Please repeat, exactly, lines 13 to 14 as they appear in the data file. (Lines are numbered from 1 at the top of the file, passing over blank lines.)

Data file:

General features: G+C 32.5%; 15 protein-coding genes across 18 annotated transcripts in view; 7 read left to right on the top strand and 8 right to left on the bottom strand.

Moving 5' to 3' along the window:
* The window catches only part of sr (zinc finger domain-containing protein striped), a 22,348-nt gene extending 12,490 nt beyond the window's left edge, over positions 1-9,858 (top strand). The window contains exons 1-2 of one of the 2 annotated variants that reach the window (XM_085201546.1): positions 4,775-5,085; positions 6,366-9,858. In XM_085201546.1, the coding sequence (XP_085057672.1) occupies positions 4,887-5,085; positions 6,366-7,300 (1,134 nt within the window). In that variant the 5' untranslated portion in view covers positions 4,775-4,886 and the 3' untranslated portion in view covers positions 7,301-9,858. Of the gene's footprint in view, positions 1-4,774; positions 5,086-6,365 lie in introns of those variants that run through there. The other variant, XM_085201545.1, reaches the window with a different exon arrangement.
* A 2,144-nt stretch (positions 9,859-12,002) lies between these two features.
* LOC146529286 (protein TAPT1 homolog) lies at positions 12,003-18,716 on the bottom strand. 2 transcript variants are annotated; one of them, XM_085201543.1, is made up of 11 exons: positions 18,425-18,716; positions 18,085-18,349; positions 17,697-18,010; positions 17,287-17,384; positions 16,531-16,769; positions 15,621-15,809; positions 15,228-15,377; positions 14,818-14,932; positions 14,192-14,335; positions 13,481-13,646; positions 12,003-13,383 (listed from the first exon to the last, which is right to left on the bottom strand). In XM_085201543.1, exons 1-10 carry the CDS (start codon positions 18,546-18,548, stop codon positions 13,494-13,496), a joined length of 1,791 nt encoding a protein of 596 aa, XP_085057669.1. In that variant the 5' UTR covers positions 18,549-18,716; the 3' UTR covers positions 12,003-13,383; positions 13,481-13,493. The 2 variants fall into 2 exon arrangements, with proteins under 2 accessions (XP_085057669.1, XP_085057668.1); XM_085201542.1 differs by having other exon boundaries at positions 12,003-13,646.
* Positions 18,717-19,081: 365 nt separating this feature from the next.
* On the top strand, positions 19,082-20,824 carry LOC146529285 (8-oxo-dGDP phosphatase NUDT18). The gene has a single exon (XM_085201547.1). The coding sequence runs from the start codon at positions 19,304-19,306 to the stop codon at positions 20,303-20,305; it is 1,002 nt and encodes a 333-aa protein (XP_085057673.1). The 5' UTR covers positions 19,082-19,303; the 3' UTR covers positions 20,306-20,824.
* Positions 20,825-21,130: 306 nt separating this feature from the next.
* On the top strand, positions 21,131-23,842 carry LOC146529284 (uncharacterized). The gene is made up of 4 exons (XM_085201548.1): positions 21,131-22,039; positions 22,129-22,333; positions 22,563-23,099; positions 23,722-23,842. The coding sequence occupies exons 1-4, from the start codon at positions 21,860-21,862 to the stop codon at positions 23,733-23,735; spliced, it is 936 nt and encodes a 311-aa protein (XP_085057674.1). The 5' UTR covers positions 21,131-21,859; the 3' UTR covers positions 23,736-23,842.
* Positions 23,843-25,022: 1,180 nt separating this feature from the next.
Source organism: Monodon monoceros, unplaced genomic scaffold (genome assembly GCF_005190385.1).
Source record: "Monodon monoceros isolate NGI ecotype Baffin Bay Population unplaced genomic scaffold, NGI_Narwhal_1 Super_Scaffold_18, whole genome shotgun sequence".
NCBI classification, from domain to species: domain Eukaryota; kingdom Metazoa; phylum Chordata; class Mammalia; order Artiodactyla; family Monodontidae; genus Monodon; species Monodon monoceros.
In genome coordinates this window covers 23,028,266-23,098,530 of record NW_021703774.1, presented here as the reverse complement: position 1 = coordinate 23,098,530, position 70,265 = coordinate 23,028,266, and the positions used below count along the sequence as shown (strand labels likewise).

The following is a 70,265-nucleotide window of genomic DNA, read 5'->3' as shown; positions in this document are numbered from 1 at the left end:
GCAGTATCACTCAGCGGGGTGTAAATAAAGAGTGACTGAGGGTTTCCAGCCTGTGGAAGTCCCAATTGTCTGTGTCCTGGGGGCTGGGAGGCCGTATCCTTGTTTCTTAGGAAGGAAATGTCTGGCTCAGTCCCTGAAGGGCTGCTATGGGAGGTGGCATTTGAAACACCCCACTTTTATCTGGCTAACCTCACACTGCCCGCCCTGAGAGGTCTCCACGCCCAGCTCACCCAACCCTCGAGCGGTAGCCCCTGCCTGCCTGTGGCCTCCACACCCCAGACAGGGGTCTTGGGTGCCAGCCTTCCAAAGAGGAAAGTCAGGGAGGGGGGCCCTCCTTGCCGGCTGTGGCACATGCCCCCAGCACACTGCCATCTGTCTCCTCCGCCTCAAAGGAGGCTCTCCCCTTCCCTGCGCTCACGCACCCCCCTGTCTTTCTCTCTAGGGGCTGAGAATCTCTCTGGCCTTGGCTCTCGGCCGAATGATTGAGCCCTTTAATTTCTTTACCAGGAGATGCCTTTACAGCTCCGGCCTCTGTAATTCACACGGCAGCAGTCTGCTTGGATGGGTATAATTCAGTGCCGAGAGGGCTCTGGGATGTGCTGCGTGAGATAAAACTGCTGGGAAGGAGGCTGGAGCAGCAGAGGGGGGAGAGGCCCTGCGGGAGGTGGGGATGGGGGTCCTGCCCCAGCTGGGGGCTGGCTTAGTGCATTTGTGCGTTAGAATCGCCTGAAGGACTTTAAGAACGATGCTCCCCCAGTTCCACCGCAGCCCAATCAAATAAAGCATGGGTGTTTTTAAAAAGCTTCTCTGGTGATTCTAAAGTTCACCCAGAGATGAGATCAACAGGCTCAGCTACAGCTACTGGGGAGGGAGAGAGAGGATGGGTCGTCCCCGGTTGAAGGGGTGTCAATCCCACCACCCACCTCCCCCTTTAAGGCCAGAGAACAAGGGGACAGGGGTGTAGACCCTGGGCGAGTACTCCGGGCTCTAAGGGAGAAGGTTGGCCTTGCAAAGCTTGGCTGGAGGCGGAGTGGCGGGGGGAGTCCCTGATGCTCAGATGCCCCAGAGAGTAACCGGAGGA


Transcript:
NCBI classification, from domain to species: domain Eukaryota; kingdom Metazoa; phylum Chordata; class Mammalia; order Artiodactyla; family Monodontidae; genus Monodon; species Monodon monoceros.
In genome coordinates this window covers 23,028,266-23,098,530 of record NW_021703774.1, presented here as the reverse complement: position 1 = coordinate 23,098,530, position 70,265 = coordinate 23,028,266, and the positions used below count along the sequence as shown (strand labels likewise).